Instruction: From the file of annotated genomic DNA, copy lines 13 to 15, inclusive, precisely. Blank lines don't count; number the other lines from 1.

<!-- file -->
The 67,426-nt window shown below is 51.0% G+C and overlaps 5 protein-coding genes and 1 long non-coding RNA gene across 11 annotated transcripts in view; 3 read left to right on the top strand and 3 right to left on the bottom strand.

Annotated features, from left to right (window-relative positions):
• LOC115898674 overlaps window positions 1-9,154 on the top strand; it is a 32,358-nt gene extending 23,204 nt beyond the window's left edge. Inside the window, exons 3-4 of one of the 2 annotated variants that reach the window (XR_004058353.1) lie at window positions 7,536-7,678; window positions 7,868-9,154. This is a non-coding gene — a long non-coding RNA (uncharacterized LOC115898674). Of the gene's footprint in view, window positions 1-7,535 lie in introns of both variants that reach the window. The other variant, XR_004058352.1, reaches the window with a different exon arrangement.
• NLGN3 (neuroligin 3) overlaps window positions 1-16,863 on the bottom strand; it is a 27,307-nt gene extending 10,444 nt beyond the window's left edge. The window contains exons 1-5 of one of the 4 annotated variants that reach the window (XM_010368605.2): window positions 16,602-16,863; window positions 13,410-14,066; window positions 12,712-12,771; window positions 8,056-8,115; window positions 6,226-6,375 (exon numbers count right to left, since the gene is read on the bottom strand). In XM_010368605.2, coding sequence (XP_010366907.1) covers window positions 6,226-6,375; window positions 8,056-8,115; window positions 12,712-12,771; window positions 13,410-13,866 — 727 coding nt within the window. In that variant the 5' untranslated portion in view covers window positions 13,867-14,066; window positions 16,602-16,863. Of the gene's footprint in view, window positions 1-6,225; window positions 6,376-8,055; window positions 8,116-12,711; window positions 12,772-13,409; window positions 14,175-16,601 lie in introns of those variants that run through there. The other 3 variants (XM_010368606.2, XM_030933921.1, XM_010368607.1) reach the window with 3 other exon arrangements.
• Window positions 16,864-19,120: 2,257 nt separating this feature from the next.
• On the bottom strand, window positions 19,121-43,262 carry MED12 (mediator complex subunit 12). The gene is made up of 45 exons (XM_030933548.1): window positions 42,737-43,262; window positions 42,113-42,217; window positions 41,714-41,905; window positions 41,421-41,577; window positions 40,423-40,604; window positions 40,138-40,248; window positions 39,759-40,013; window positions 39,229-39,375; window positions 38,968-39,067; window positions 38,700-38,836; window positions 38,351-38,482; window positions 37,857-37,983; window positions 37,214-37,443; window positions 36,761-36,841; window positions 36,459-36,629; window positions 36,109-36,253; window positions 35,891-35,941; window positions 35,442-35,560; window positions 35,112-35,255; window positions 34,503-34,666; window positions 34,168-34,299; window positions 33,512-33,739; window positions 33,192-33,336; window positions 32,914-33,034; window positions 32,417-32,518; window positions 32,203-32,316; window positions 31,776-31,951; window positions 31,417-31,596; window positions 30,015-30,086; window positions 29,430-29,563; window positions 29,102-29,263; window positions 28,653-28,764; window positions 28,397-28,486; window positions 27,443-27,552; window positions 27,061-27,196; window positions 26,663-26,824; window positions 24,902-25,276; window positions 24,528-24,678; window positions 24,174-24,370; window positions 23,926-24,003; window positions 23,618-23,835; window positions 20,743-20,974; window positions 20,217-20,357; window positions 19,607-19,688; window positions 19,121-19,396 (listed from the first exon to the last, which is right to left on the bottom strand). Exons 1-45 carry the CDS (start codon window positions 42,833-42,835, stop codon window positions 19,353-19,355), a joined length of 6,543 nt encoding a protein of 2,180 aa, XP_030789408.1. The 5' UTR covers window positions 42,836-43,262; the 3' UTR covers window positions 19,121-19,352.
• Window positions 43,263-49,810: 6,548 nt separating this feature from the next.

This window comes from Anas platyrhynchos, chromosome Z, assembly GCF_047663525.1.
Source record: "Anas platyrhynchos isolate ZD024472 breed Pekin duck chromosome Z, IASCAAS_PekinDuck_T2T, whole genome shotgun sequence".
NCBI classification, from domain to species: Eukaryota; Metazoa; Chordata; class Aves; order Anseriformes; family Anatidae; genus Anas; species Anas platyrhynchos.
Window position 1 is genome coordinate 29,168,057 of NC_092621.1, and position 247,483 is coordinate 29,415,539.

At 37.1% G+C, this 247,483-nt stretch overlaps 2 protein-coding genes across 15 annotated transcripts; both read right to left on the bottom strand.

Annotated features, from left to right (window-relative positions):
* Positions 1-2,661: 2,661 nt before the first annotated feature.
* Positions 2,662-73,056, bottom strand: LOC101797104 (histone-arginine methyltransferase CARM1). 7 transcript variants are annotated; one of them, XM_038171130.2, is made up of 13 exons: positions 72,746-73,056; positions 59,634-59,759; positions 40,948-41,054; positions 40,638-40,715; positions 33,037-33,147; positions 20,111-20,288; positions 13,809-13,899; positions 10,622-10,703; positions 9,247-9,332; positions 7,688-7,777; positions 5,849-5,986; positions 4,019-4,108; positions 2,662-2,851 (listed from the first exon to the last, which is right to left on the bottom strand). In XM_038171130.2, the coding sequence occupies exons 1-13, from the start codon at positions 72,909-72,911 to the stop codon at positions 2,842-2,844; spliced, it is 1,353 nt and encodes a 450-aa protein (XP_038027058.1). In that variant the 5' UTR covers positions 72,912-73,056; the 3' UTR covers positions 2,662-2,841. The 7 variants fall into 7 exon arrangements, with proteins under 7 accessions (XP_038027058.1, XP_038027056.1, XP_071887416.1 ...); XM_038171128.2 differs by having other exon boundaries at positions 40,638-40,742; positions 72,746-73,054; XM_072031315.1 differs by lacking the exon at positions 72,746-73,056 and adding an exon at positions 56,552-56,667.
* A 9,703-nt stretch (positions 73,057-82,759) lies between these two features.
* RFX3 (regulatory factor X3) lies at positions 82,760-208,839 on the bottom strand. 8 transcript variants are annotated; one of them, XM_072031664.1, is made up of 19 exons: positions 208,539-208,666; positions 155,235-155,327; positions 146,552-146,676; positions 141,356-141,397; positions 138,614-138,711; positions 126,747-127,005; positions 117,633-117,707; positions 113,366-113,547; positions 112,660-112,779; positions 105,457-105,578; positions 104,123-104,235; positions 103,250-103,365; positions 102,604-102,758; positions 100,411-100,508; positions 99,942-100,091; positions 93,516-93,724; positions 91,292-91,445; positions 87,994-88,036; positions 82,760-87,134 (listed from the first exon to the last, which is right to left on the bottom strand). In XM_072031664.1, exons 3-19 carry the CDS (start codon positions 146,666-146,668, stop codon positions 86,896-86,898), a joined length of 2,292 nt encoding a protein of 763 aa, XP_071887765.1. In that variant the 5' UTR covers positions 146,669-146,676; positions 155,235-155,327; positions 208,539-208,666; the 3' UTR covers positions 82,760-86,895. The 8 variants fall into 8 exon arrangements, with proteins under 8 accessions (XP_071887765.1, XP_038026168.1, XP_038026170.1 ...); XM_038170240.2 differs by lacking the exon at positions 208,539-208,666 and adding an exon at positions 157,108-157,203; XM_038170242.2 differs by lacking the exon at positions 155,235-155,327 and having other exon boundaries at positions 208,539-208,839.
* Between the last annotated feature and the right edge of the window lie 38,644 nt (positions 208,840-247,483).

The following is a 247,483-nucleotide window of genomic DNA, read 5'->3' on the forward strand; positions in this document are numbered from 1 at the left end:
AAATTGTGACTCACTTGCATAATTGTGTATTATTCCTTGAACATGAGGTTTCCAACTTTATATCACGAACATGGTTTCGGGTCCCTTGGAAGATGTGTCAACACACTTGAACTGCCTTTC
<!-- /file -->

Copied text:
Annotated features, from left to right (window-relative positions):
* Positions 1-2,661: 2,661 nt before the first annotated feature.
* Positions 2,662-73,056, bottom strand: LOC101797104 (histone-arginine methyltransferase CARM1). 7 transcript variants are annotated; one of them, XM_038171130.2, is made up of 13 exons: positions 72,746-73,056; positions 59,634-59,759; positions 40,948-41,054; positions 40,638-40,715; positions 33,037-33,147; positions 20,111-20,288; positions 13,809-13,899; positions 10,622-10,703; positions 9,247-9,332; positions 7,688-7,777; positions 5,849-5,986; positions 4,019-4,108; positions 2,662-2,851 (listed from the first exon to the last, which is right to left on the bottom strand). In XM_038171130.2, the coding sequence occupies exons 1-13, from the start codon at positions 72,909-72,911 to the stop codon at positions 2,842-2,844; spliced, it is 1,353 nt and encodes a 450-aa protein (XP_038027058.1). In that variant the 5' UTR covers positions 72,912-73,056; the 3' UTR covers positions 2,662-2,841. The 7 variants fall into 7 exon arrangements, with proteins under 7 accessions (XP_038027058.1, XP_038027056.1, XP_071887416.1 ...); XM_038171128.2 differs by having other exon boundaries at positions 40,638-40,742; positions 72,746-73,054; XM_072031315.1 differs by lacking the exon at positions 72,746-73,056 and adding an exon at positions 56,552-56,667.